The area surrounding the Limestone Plains, whether or not it crossed the minds of those in charge with picking the site for the future capital city, make for excellent mountain bike territory.
With suburbs built close to nature reserves, ridges and mountains - and more terrain on offer only short drives away - Canberra riders often find themselves in prime position.
But encouraging riders to come to Canberra will not happen by accident and the ACT government is currently developing a policy to improve the capital's mountain bike experiences.
This week, Greens MLA Shane Rattenbury, speaking as his party's sport spokesman, said a little investment in Canberra could go a long way to confirming the city's status as a mountain biking destination.
"We are seeing places like Derby in Tasmania, Jindabyne, Thredbo, these sort of places, really putting some resources into developing their mountain bike facilities. And if Canberra doesn't put a bit of money in, we just won't keep up," he said.
Mr Rattenbury said tourism was an important piece of the puzzle but new investment in facilities was also needed to stop the ACT's mountain biking reputation slip.
"If we want people to come from other places, we need to tell them what we've got here and make sure what we've got is fantastic," he said.
In a submission to the ACT government's consultation on mountain biking in the ACT, the Greens called for an expansion of Stromlo Forest Park, along with more efforts to attract events to the site.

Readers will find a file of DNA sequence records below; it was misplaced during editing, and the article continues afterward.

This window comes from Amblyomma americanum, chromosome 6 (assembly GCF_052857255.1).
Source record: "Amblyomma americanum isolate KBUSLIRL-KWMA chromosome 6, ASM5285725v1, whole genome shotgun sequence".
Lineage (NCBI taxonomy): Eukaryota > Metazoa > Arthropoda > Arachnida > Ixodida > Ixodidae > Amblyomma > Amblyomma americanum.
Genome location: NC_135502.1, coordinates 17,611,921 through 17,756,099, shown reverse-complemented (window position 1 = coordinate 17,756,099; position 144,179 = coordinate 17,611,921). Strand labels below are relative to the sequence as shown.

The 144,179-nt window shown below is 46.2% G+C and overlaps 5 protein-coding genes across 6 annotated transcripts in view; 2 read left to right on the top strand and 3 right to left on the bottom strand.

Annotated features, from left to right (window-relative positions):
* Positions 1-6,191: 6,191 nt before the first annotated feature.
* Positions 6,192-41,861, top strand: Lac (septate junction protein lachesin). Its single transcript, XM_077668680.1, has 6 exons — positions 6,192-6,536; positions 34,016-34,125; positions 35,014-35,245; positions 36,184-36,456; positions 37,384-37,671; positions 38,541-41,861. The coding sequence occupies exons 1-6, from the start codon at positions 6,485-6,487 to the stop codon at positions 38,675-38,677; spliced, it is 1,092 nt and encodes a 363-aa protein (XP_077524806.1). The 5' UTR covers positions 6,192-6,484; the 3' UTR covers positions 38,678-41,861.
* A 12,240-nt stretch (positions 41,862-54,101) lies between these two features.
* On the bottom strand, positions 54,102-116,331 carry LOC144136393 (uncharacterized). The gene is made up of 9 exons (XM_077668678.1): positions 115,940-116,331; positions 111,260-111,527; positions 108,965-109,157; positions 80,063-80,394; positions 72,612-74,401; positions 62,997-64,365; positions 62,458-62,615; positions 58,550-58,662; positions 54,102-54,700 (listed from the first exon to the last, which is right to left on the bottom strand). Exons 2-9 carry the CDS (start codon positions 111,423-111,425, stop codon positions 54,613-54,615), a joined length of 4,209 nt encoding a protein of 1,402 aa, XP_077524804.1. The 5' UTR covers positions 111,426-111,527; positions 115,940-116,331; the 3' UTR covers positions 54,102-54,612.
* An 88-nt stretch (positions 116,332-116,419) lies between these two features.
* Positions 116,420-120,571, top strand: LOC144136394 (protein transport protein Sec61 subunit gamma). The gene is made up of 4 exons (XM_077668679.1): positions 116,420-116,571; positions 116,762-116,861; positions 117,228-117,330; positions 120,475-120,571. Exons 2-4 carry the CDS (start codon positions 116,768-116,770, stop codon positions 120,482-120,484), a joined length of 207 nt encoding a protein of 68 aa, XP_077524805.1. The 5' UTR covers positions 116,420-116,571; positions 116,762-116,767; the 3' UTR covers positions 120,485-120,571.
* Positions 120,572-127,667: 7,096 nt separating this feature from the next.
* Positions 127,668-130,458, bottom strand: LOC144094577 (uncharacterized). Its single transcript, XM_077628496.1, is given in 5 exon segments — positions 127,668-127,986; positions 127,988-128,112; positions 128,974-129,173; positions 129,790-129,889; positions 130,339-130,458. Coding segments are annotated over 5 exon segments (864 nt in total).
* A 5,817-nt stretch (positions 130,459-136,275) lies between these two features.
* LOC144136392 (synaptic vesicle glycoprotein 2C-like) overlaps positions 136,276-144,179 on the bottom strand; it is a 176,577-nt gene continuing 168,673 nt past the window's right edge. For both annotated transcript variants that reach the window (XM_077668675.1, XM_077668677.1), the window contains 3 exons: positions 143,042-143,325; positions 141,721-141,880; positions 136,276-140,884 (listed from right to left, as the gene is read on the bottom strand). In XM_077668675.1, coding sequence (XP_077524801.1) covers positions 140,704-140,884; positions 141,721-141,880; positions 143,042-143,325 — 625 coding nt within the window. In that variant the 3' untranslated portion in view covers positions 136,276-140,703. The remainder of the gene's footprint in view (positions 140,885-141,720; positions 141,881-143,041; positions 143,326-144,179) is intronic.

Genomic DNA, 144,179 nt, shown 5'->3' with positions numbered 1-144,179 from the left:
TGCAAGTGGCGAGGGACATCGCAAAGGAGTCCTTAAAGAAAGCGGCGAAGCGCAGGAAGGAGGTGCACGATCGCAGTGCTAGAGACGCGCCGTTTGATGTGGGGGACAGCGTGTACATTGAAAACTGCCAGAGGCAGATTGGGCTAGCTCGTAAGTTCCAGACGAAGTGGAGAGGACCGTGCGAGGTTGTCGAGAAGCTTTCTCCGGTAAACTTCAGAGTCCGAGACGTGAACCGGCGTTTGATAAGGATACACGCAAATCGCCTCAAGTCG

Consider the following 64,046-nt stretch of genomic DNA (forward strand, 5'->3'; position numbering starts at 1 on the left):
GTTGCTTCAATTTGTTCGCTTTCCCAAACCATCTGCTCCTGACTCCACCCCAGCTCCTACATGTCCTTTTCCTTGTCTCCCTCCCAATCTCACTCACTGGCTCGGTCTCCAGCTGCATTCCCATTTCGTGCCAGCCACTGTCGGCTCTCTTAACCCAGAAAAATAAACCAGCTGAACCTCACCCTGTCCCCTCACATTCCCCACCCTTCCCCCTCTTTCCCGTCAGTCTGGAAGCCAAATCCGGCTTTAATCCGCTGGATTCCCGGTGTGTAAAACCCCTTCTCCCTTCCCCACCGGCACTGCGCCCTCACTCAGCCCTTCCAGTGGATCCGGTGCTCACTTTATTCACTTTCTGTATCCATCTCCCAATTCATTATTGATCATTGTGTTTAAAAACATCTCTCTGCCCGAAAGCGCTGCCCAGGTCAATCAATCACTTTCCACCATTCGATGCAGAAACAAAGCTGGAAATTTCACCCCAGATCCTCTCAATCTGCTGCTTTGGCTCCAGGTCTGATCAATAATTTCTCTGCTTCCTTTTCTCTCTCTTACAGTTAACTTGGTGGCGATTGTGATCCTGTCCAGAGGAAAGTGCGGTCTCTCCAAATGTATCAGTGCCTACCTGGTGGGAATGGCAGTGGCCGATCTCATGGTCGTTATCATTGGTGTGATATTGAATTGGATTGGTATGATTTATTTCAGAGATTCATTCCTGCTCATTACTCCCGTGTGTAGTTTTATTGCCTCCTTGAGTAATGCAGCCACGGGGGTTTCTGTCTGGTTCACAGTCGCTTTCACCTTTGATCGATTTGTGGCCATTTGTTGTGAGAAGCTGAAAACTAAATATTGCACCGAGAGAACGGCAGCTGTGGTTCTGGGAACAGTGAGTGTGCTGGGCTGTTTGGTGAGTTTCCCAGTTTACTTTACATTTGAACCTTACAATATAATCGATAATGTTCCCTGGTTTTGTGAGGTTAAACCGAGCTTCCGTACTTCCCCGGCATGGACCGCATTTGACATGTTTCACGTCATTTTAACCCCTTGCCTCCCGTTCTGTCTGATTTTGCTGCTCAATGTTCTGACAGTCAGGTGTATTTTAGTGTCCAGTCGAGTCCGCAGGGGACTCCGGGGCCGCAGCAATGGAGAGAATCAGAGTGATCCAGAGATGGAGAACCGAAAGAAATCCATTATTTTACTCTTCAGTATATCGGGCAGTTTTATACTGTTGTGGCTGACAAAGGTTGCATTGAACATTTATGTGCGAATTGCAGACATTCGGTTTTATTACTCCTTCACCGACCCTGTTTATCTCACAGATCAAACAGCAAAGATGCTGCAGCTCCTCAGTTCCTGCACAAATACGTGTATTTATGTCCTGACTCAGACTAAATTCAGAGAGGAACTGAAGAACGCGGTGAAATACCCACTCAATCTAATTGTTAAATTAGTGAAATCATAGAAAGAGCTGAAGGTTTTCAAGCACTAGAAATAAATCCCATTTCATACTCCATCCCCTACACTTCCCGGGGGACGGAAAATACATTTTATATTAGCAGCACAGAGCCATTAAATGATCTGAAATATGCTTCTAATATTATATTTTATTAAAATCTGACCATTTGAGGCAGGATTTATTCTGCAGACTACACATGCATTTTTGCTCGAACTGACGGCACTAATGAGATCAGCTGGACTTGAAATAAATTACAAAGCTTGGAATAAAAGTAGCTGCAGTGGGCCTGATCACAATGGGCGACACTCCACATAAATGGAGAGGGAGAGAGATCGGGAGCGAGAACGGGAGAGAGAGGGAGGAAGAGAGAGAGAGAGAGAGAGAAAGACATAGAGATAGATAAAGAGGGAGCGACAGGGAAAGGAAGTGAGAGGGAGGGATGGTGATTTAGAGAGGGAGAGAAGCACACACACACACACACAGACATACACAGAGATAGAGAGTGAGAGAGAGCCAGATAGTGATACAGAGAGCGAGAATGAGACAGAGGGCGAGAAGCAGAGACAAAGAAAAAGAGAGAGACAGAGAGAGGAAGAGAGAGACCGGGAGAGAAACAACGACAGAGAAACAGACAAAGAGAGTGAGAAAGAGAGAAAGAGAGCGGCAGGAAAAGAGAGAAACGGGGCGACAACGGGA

The president of Canberra Off-Road Cycles, Matt Battye, said the sport was exploding rather than simply growing and a diverse range of people were seeing its benefits. He said if Canberra did not evolve with the sport, the city would be left behind.
"Canberra is still recognised as really probably the home of mountain biking in Australia and I think it's more a case of keeping up," Mr Battye said.
Years of mainly volunteer effort to build mountain bike trails by hand have been lost as logging operations start in plantation forests around the ACT.
About 70 per cent of volunteer-built trails at Kowen will be lost by 2022 after the government clear-fells the pine plantation.
In 2017, the Majura Pines Trail Alliance successfully lobbied the ACT government to change its plans for harvesting timber at the site, where family-friendly trails remain popular.
Second-stage harvesting at Majura Pines will happen after a new long-term forest management plan is put in place with input from the alliance.
The Greens this week repeated their calls for the recreation value of plantation forests to be managed and recognised alongside the value of the timber.
Alan Vogt, who is the head co-ordinator of the Kowalski Brothers trail builders and has been building mountain bike trails around Canberra for 25 years, said a good balance could be struck between maintaining trails in plantation forests and logging.
But not all future trails should be in plantation, he said. "There's great opportunity in the hills and that surrounding Canberra to have trail both within plantation and native areas. I think the things that other destinations use to market their location [are] the strengths of those areas.
"They might have great vistas, they might have great elevation. We actually have both of those.
"We also have great roads, we have an international airport - and all of the other things you can do whilst not on a bicycle make a really good case for visiting for Canberra as a family," he said this week.
Mr Vogt, who also sits on the advisory panel for the government's mountain bike consultation process, said a marketing campaign should also focus on the lifestyle Canberra has to offer a mountain biker.
After two booked-out consultation workshops in July, a third was held on Wednesday, with the mountain bike plan expected to be finalised early next year.
Detailed trail design work is expected to start in 2019, as the effort to keep Canberra permanently on the mountain biking map continues.